PCS Class of 79
35 Year Reunion - July 11 & 12, 2014
   


  The History of The Class of 79
by J.P. Reynolds - Class Historian

Most of the PCS Class of 1979 were gestating in their mothers’ wombs when John F. Kennedy became president in 1961.  Hope was high in the nation and things were good in the small town of Portville, New York.

The Baby Boom was still rolling, and a record number of toddlers were scattered across the town.  Many of the cloth-diapered 79ers had parents and grand-parents who were PCS graduates.  Some of these parents were friends, co-workers, neighbors, or fellow church-goers, and interaction between the young 79ers began.  Some had relatives and clans around town, while others were fairly new to the area.

In September 1966, 108 of these classmates entered Kindergarten at PCS, the largest ever in Portville’s history.  47 of these kids eventually left the class, while the remaining 61 students ended up graduating from the school.  Over the ensuing 12 years, another 78 young people were added to the Class of ’79.

The Vietnam War was escalating when K teachers Mrs. Slocum, Miss Cady, Mrs. Cannan, Mrs. Clark, and Mrs. Goodrich helped the bunch acclimate to public education.  Some of their school rooms were located in the high school, while others moved into the brand new elementary building.

During 1966-7, Bob Klucik coached the Panther wrestling team to its first of many undefeated seasons.  Ray DeLand took over the varsity basketball team, and Mike Pascarella and Jane Meermans joined the PCS staff that year.  Elvis, Johnny Cash, and The Beatles played over the airwaves of WMNS, WHDL, and WKBW.

Original class member Joe Caya recalls, “That’s when we slept on cots for nap time after lunch.  Me and Steve Elderkin would crawl around underneath everyone and mess with girls like Sherry Cradduck, Kay Payne, and Cindy Harrison.  It was called the Summer of Love, but we didn’t like girls then.”

During first grade, John Dubots became the elementary principal, and Gerard Christopher became the high school principal under Superintendent Lee Frair, ushering in a new era.  PCS added 13 new teachers in 1967, including Chuck Bretzin, Mike O’Brien, Barb Phillips, Mary Lu Harrison, and Mrs. Aiken. The first grade teachers were Mrss. Schultz, Jurenko, Minderler, Scott, Welch, and Ensell.  The 6 classrooms were the most ever for one grade, and space in the building was tight.

In 1968, the nation witnessed ant-war demonstrations, race riots, social revolution, and assassinations, but the young 79ers were largely oblivious to the increasing changes in the bigger world.  

1968 was also the year that Dave Rutterman learned how to read and write.  “Looking back at it, the experience was almost like being in a Nazi youth camp for seven hours each day,” notes Dave.  “I couldn’t wait to get home and then go get ice cream at Spring Hill.”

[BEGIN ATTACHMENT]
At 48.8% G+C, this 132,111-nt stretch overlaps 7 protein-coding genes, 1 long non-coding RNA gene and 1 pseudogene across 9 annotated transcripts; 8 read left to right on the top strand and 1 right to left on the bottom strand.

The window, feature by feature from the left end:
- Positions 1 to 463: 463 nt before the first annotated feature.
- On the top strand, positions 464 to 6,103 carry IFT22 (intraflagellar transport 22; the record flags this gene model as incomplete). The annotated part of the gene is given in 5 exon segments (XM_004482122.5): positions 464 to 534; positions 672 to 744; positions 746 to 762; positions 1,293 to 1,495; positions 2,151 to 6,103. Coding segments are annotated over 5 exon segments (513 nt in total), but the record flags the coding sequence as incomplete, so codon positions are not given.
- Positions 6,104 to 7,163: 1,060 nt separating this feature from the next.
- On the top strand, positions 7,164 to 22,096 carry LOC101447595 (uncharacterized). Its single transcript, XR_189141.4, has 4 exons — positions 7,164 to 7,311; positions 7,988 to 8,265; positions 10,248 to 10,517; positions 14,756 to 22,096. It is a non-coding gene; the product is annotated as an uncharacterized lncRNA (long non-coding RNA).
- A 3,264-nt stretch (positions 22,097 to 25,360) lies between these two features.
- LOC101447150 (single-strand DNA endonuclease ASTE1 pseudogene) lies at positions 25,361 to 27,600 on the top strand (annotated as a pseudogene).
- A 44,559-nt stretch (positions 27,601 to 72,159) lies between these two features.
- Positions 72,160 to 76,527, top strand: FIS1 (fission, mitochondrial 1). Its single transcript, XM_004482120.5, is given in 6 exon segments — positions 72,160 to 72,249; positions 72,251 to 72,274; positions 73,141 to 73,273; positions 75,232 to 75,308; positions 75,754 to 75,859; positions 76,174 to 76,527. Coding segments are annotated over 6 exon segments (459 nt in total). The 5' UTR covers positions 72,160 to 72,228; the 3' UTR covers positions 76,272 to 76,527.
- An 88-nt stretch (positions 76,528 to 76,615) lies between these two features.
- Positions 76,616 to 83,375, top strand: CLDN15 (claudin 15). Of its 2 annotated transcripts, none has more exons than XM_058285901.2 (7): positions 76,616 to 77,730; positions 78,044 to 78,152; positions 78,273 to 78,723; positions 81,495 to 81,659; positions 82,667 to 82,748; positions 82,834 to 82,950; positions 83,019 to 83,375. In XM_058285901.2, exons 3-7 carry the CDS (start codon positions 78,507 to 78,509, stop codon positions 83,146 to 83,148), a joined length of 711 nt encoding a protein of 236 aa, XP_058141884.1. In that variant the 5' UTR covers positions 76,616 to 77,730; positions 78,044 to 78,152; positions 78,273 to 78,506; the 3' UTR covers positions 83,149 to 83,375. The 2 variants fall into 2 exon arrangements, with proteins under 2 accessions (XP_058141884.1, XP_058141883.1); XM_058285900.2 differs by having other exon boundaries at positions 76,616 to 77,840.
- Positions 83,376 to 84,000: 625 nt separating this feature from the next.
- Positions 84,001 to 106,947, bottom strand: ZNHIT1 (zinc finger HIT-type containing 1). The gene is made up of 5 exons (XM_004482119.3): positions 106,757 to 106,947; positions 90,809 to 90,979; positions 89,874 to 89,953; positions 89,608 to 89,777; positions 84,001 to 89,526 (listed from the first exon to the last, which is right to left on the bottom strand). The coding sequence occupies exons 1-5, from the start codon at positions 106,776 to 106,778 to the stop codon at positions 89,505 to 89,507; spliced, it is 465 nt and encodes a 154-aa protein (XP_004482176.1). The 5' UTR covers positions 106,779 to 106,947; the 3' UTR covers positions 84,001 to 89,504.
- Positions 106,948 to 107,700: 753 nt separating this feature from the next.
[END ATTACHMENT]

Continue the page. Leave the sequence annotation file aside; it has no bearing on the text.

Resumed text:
The second grade teachers for 1968-9 were Vivian Marsh, Margaret Organ, Joyce Cughan, Nancy McIntosh, and Olive Delong.  Leo Schott became a school board member that year, and Marie Snyder began to teach art.  Many of the class members joined Cub Scouts or Brownies.  One of the big male events was the Pinewood Derby.

In August 1969, the Woodstock Festival came to the Twin Tiers, and some of the 8 year olds took more notice of rock music just when the Fab Four were about to break up.  Also that summer, the USA put the first man on the moon, but more importantly, neighbors Jim Reynolds and Wimpy Swetland bought the Irish Basin in Obi.

That August, Pee Wee football and cheerleading started for the 79er boys and girls.  The four town teams were sponsored by Dean’s Market, the Fire Department, Fibercel, and the Men’s Club.

Doc Harrison joined the school board in 1969-70, while the third grade teachers included Miss McPherson, Mrs. Lafever, Miss Kron, Mrs. Juvenal, Miss Brennan, and Mrs. White.  The wrestling team increased their winning streak to 55 matches, and this resulted in a big turn-out of young AAU grapplers during this era.

1970 saw Buffalo establishing both the Sabres and Braves pro teams, while OJ Simpson and the Electric Company put the Bills on the map.  Unfortunately, the Attica prison riot of 1971 also turned the eyes of the nation toward Western New York.

The 4th grade class (1970-1) was divided by reading levels into 6 groups.  Rookie teacher Mrs. Richmond had the accelerated Group F.  It was the year when Dave Dunbar, Mike McCann, and Linda Larder started their long tenures at PCS.  

(To Be Continued....)